The reality of God’s presence when storms of life are raging

Students Letarshia and Eric Robinson explore Denver during the APCE conference.


M.A.C.E. student Letarshia Robinson shares her reflections on attending the Association of Presbyterian Church Educators (APCE) 2017 Annual Event in Denver, Colorado.

The theme of this year’s APCE conference was “God with us in the chaos.” In their plenaries, Nadia Bolz Weber and Dr. Larron Jackson offered encouragement to those of us who are in and preparing for ministry, reminding us of God’s presence in the chaos of ministry, in the chaos of life.

We believe that God’s presence through the storms of life is a reality; a gracious gift from a loving God to God’s people. But there is something which gnaws at my soul, and indeed gnaws at each of us. Why is it so easy to forget the loving reality of God’s presence when the storms of life are raging? I am reminded of the great hymn, “Come Thou Fount of Every Blessing,” and the line “prone to wander, Lord I feel it. Prone to leave the God I love.”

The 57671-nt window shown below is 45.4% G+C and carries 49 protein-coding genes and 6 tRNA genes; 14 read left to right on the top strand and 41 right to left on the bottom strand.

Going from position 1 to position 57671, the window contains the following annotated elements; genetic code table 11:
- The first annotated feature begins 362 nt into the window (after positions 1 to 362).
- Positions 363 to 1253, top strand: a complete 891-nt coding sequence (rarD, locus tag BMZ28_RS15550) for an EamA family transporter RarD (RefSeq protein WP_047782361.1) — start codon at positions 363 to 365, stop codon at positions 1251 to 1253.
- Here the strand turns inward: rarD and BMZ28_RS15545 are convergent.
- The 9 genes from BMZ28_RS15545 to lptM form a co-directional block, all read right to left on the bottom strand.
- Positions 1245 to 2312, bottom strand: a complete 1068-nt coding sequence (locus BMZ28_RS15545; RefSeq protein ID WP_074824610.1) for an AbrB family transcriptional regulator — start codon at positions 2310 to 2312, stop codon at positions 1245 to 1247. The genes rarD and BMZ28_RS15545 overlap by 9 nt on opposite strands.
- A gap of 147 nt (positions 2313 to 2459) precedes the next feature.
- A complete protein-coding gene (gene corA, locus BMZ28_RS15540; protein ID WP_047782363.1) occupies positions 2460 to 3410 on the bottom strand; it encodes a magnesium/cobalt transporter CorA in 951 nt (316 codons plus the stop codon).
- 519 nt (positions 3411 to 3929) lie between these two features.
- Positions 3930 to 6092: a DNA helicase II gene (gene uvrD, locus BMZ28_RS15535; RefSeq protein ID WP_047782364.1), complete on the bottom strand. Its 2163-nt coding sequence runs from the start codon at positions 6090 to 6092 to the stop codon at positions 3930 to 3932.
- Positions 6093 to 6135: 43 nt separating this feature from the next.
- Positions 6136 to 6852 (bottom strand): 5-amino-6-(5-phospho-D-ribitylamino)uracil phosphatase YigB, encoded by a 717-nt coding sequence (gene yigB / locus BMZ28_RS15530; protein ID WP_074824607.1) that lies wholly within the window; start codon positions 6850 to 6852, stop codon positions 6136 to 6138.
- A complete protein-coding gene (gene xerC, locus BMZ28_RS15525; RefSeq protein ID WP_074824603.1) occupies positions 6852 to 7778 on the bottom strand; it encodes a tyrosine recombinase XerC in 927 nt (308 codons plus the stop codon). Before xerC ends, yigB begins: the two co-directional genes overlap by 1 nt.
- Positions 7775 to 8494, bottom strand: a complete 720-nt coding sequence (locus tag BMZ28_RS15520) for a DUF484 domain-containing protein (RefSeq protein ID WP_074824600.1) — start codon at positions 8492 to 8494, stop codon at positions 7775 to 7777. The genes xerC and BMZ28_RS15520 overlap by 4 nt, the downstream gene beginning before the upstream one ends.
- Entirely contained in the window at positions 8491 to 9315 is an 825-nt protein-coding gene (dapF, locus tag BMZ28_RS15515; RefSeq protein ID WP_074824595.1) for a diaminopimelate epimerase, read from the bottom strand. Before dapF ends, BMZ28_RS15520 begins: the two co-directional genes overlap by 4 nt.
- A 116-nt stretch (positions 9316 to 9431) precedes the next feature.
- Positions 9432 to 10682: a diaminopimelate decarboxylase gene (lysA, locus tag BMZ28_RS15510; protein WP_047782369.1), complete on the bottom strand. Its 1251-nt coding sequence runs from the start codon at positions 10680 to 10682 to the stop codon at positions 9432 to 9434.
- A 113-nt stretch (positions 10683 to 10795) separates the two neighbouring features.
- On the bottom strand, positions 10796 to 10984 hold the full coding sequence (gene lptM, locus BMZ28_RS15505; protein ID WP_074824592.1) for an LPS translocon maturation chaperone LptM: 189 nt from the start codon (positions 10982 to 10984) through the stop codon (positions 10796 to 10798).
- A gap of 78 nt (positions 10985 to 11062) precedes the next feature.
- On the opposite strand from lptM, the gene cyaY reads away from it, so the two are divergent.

Wandering is part of our Christian reality, one which we would ever soon forget! Especially when trials come, we may feel that emotions of sadness, anxiety, or stress indicate a lack of God’s presence, and because we feel a lack of God’s presence, our hearts begin to wander, assuming God is not there, stuck in the deep abyss of pain, shame, and self-pity.

This is the deceptive nature of sin.  It blinds our eyes to the true reality of God’s presence and pushes us deeper into ourselves. And the deeper we push into ourselves, the more shame we feel about re-emerging into God’s presence. In her plenary as a keynote speaker at APCE, Nadia Bolz Weber spoke about the nature of sin and shame, and how we allow shame to block us from embracing God’s presence and ever-present forgiveness. Nadia reminded us that God wants to forgive and restore.

When the storms of life are raging, let us not allow the human emotions of sadness, anxiety, or stress lead us into shame and hiding from God, but rather let us embrace God’s loving presence, which is ever-present in the storms of life, ever-present in the chaos. As Dr. Larron Jackson reminded us in his plenary, “human beings do human things, yet God loves them.”

God, help us to see the reality of your presence in the midst of life’s storms, and to allow ourselves to be embraced by your loving care.